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Right move: push to return Adelaide's multi-million-dollar turn

Business

The right-hand turn that once drove millions of dollars into the Adelaide Central Market is poised to be resurrected.

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Cut off a decade ago during a road beautification project, the loss of the Grote Street right-hand turn to the Central Market car park has seen millions of dollars from disenfranchised shoppers from Adelaide’s western suburbs drive by, management says.

Now a plan has been accelerated to lure back western shoppers by eliminating the labyrinth of turns east-bound motorists have to take to access the car park, created by the installation of a concrete median strip blocking access on Grote Street.

Market general manager Aaron Brumby, pictured above, told InDaily new plans to reinstate the popular right-hand turn were submitted to Adelaide City Council at the start of March.

“Up to 10,000 vehicles travel from the western suburbs but have no ability to come into the car park (from Grote St),” Brumby said.

“It’s a really important part of infrastructure which puts more customers into the market.

“It will definitely create many millions of dollars of revenue for the traders of the market but it’s very critical because it’s not just for the market traders, it’s for the arcade, the plaza and Chinatown.”

The proposal seeks $250,000 from the council’s next round of budget allocation and, if approved, work could begin as early as July this year.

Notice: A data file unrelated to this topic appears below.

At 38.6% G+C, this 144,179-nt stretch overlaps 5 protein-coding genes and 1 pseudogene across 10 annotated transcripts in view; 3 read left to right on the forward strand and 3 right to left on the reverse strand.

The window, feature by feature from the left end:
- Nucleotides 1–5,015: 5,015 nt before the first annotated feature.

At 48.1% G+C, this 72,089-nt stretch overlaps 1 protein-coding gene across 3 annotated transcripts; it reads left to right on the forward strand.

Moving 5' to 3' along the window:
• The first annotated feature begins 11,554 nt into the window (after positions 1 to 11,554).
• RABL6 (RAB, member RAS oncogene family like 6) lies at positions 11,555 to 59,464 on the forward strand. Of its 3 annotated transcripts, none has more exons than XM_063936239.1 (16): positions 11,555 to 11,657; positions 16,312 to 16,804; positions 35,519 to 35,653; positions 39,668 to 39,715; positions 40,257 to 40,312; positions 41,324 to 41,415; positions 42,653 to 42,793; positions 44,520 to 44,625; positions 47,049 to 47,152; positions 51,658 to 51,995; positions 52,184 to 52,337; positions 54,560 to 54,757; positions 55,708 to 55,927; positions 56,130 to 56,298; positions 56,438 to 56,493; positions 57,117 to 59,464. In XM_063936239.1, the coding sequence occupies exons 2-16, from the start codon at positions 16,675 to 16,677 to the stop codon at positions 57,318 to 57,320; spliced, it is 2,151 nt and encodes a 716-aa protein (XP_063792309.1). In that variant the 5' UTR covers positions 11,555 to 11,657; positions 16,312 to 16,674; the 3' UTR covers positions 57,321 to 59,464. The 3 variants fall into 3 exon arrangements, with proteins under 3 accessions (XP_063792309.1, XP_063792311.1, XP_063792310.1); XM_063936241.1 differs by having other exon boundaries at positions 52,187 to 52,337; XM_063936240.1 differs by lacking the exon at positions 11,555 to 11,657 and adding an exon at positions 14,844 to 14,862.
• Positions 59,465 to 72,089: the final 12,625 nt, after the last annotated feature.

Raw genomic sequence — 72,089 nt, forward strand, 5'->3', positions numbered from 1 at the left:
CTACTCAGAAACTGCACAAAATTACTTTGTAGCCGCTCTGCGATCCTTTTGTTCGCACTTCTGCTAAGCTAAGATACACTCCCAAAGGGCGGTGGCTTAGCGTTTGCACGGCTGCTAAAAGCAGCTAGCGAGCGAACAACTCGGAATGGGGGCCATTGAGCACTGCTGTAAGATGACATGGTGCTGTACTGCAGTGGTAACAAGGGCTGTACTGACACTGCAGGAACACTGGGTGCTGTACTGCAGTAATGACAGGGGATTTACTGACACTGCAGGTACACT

The new traffic island and access will have a dedicated lane to guide motorists and is expected to take three months to construct.

Brumby said the turn was part of centre management’s key steps to improve the market’s appeal and performance.

“The first [step] is around access,” Brumby said.

“Seventy-five per cent of the decision about where someone shops is about accessibility around that particular site.

“For us that’s a right-hand turn off Grote Street.

“It really disenfranchises shoppers from the western suburbs.

“It’s a very large catchment. It’s about a quarter of our customers.”

The Central Market is flanked by two of the CBD’s busiest roads – Grote and Grouger streets.

Recent modelling shows an average 19,900 vehicles per day travel down Grote Street east and west in front of the market.

Gouger Street averages 12,700 vehicles per day past the market from both directions.

“Even if we can alleviate traffic it makes it more attractive,” Brumby said.

The market is one of the most popular attractions in the state with about 8.5 million people visiting every year.

Brumby said the proposal had garnered a “high level of support” from its 75 market traders.

He said the introduction of the first hour free to the 1000-space car park last month had increased vehicle numbers by 11 per cent.

“We only fill the car park two days a week for about an hour-and-a-half so there’s still plenty of space.”

Council’s acting general manager, city planning and design, Adrian Stokes, said a signalled right-hand turn from Grote Street into the market car park was identified in a report, Our Market District – the right ingredients for the future.

“This was a report endorsed by council in September 2015 that resulted from district planning of the area,” Stokes said.

“A reference group comprising of ACMA, the precinct groups, the arcade traders group, Chinatown, Market Plaza, the Hilton, Uniting Communities and Global Intertrade were involved in helping to formulate the proposals in the report.

“Please note that, at this stage, this is just a proposal that would need to be formally considered through the integrated business plan.”

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